Skip to content

Advertisement

  • Case Report
  • Open Access

Rapid desensitization for brentuximab vedotin (Adceteris®) allergy: a case report

Contributed equally
Clinical and Molecular Allergy201816:22

https://doi.org/10.1186/s12948-018-0100-0

  • Received: 28 September 2018
  • Accepted: 19 October 2018
  • Published:

Abstract

Background

Brentuximab vedotin (BV) is an antibody–drug conjugate formed by an anti-CD30 chimeric IgG1 conjugated with monomethyl-auristatin-E. BV targets the CD30+ cells, which characterize Hodgkin lymphoma as well as anaplastic large cell lymphoma. Once bound to the CD30+ cells BV exerts its cytotoxic effect via the monomethyl-auristatin-E moiety. So far, accounts on immediate adverse reactions to BV remain anecdotal. Moreover, few reports exist on desensitization for BV.

Case presentation

A 20-year old male patient was diagnosed with Hodgkin lymphoma in July 2014. The first line treatment with adriblastine, bleomicine, vinblastine and dacarbazine lead to a partial remission. Thus, a treatment with BV was started. However, during the second BV infusion, he developed generalized urticaria and dyspnea. In order not to discontinue the treatment with BV, we performed a thorough allergological workup and designed a 12-step rapid desensitization protocol. Overall the desensitization procedure was well tolerated and no major adverse reactions occurred.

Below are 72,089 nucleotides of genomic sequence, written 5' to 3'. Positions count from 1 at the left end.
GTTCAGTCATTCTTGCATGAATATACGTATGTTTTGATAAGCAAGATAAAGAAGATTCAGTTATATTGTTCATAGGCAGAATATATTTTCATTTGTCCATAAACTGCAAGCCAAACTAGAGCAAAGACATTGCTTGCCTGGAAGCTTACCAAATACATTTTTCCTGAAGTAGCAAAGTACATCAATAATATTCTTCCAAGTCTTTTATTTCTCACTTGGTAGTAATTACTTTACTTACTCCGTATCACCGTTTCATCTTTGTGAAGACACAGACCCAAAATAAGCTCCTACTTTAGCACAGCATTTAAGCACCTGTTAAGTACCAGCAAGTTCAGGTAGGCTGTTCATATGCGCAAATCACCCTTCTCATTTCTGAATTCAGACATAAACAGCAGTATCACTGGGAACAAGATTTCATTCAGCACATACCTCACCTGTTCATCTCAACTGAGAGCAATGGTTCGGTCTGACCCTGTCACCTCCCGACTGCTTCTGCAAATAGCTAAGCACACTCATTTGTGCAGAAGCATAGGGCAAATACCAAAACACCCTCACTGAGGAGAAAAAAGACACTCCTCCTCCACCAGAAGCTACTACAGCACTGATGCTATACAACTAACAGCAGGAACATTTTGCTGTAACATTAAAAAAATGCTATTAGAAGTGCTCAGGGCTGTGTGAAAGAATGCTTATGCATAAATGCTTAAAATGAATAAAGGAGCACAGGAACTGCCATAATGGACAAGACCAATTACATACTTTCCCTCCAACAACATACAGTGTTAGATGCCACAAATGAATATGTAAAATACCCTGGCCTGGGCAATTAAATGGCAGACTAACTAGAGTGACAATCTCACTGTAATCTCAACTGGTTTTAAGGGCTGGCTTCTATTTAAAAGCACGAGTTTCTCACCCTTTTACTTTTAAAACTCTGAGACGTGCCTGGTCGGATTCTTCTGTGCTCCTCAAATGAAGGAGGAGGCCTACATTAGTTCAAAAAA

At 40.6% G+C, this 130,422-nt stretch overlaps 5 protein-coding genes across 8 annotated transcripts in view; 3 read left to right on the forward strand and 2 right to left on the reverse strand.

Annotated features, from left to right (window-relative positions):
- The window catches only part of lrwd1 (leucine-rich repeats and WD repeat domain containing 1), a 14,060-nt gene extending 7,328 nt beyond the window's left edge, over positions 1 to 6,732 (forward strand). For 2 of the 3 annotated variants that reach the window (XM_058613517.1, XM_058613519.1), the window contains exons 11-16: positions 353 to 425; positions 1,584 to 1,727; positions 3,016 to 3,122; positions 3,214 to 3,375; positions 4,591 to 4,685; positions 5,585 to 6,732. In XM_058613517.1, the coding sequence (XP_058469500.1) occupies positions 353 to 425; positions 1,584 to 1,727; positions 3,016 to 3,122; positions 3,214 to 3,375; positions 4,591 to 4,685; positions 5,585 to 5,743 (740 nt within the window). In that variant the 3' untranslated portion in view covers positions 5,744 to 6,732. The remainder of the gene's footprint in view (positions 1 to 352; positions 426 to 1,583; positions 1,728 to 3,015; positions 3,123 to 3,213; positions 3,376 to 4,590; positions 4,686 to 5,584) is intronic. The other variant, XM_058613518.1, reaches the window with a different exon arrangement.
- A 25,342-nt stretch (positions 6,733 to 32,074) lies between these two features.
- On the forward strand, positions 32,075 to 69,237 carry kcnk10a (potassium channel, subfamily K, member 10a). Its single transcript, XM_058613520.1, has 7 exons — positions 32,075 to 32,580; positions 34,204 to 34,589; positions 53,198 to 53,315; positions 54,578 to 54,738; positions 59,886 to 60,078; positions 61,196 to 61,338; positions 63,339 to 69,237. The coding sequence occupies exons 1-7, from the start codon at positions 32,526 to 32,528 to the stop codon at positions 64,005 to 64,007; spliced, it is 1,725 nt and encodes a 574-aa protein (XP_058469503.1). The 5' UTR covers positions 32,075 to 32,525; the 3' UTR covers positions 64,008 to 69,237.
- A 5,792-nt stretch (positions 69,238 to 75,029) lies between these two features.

Conclusion

Rapid desensitization is a suitable and safe option in the case of BV allergy and prevents the BV treatment withdrawal.

Keywords

  • Anti CD30
  • Auristatin-E
  • Hodgkin lymphoma
  • Desensitization
  • Monoclonal antibodies
  • Drug allergy

Background

Brentuximab vedotin (BV) is an antibody–drug conjugate formed by an anti-CD30 chimeric IgG1 conjugated with the anti-microtubule agent monomethyl-auristatin-E. BV represents a valid option for patients suffering from relapsing Hodgkin lymphoma and anaplastic large cell lymphoma. Indeed, BV targets CD30+ cells, which characterize these hematologic conditions, and exerts a potent cytotoxic effect via the monomethyl-auristatin-E moiety [1].

So far, accounts on immediate adverse reactions to BV remain anecdotal. Moreover, few reports exist on desensitization approaches with BV [25].

Since the introduction of monoclonal antibodies (mAbs) in therapy, adverse reactions, including hypersensitivity reactions (HSRs), have been described. In these cases, usually the diagnostic process includes skin testing (skin prick test and intradermal tests) with the offending agent [6].

Skin prick tests are performed with full-strength solution of the offending agent. As for the intradermal tests, 1:10 and 1:100 dilutions (obtained from the full strength solution) are commonly used on empirical basis. However, according to the literature, the sensibility of the skin tests in mAb allergy remains to be assessed [7].

In patients with a history suggestive of HSRs to mAbs, rapid desensitization protocols have been described and proved effective [7]. This desensitization approach is based on intravenous infusion of the offending mAb at increasing doses. Rapid desensitization is achieved by 12 consecutive steps (usually; using 3 increasing mAb concentrations). At each step the rate of drug administration is increased by 2- to 2.5-fold. The time between the different steps is 15 min.